Helen xx

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7 thoughts on “Early Influences

  1. Such a lovely post, Helen, and I (along with the rest of your fans) clearly have a lot to thank your mum for 🙂 You brought back lots of memories for me too, I remember Rent A Ghost and being absolutely petrified by Freddy Kreuger! Might have to watch Nightmare on Elm Street again one of these days, to see if it is anywhere near as scary as I thought back then. I might be creating two future horror story telling geniuses of my own, as both my two love things like The Walking Dead and the Scream movies. If they grow up to right something half as wonderful as The Ghost House, I’ll think I’ve done a good job! xx

  2. one of my first scary memories of a film was where an ‘undead’ person came back with long nails that had kept growing and scraped down the door of the person who killed her. I couldn’t sleep for weeks! Grreat post Helen-enjoy your family fireworks night. x

  3. What a brilliant post Helen!! I’m just the same though I don’t watch any scary movies now cos my husband doesn’t like them. But I still love stories, especially true stories, about things that go bump in the night. I’m sure such things do exist but at the moment not even Professor Brian Cox is studying them, and he knows a thing or two about everything! I love the Annie Graham books though, they have had me scared to look over my shoulder a fair few times yet are not beyond the realms of possibility! 🙂

  4. Fascinating post, Helen. I can just see you prowling across your garden at night from your writing den and imagining what might jump out of the bushes! I’ve never been keen on the blood-thirsty stuff but remember a long ago phase when we soaked up horror films even though they seem quite mild compared with what came later. I remember one (don’t know what it was called) which was set in Victorian times where a coffin was being carried over a bridge and tipped so that the lid came off and the body fell out. That was scary enough in itself!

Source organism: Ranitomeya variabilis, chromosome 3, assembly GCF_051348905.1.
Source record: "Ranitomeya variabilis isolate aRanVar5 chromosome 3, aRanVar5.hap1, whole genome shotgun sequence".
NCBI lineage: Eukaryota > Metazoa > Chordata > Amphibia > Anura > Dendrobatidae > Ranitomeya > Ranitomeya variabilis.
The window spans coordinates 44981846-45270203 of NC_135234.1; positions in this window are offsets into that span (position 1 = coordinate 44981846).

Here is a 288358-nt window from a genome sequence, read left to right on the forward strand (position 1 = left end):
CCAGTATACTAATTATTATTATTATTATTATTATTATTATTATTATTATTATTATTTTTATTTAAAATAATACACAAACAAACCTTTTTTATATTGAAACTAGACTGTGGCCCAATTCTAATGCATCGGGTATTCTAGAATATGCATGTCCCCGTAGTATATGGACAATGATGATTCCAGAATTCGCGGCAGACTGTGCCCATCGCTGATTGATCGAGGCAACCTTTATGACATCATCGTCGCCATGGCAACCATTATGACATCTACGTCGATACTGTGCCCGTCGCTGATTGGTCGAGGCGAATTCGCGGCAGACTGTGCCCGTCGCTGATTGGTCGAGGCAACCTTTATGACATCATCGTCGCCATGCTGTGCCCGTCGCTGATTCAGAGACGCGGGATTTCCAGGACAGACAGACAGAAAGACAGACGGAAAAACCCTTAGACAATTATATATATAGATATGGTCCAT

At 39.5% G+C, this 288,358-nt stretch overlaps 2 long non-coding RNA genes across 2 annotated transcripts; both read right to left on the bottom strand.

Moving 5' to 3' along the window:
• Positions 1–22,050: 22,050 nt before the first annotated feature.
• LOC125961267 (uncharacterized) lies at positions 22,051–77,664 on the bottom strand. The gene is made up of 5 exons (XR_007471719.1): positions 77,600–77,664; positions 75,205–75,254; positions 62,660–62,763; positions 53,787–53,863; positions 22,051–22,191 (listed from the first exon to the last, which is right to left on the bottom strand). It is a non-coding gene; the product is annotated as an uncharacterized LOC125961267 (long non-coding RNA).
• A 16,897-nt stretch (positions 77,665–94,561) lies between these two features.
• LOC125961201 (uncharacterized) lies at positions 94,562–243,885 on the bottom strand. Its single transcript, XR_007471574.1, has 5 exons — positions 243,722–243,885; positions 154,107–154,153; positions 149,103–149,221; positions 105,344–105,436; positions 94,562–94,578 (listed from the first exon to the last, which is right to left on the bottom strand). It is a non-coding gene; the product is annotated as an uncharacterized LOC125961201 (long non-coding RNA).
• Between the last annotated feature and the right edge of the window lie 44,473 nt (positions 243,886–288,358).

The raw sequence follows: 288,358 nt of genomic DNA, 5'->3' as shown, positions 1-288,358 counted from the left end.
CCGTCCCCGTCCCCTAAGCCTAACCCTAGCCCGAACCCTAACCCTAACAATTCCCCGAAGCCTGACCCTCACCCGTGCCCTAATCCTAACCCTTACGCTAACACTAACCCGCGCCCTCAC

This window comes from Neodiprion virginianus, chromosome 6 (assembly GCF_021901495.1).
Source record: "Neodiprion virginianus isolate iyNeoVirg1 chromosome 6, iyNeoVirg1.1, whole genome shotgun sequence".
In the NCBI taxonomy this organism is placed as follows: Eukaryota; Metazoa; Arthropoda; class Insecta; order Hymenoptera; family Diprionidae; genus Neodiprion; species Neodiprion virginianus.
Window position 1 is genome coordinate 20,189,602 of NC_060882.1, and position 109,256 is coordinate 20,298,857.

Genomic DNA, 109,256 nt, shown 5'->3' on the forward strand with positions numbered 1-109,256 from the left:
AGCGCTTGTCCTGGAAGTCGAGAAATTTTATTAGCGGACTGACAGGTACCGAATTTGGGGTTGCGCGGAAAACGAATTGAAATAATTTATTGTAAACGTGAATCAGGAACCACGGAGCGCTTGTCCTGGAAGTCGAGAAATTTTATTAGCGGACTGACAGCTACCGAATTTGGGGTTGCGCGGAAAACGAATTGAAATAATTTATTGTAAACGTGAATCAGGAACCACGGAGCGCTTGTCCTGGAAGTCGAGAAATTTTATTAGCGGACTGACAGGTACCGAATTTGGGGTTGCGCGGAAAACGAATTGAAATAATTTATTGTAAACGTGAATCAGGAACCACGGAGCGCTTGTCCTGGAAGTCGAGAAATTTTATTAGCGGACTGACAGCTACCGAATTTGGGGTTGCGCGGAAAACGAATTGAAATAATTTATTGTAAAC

5. Fab post, Helen! I have to confess I’m a total wuss. I was even scared by Doctor Who the other week. I’m not kidding!
    The scariest I can cope with are the old black and white Wolfman, Dracula and Frankenstein stories! Tales of the Unexpected used to scare me stiff and Hammer House of Horror too. I did love The Addams Family and The Munsters though.
    When it comes to books, yours are super creepy but I still have to read them. Unputdownable if that’s even a word! 🙂 x

  6. Oh the two Helens are so different! I’m a real scaredy cat and hate things that go bump in the night…I’m a real wimp!
    Lovely to hear how your writing is influenced and I love what a mixture we all are at The Write Romantics. Keep up the great writing Helen…I now have ‘The Forgotten Cottage’ which is shall have to read in daylight when I’m not alone 🙂
    Helen R xx

  7. Thank you my amazing friends, it’s funny you tend to forget these things until you sit down and begin to write. I was trying to figure out where my love of all things ghoulish came from and it all came flooding back 😉

    Helen xx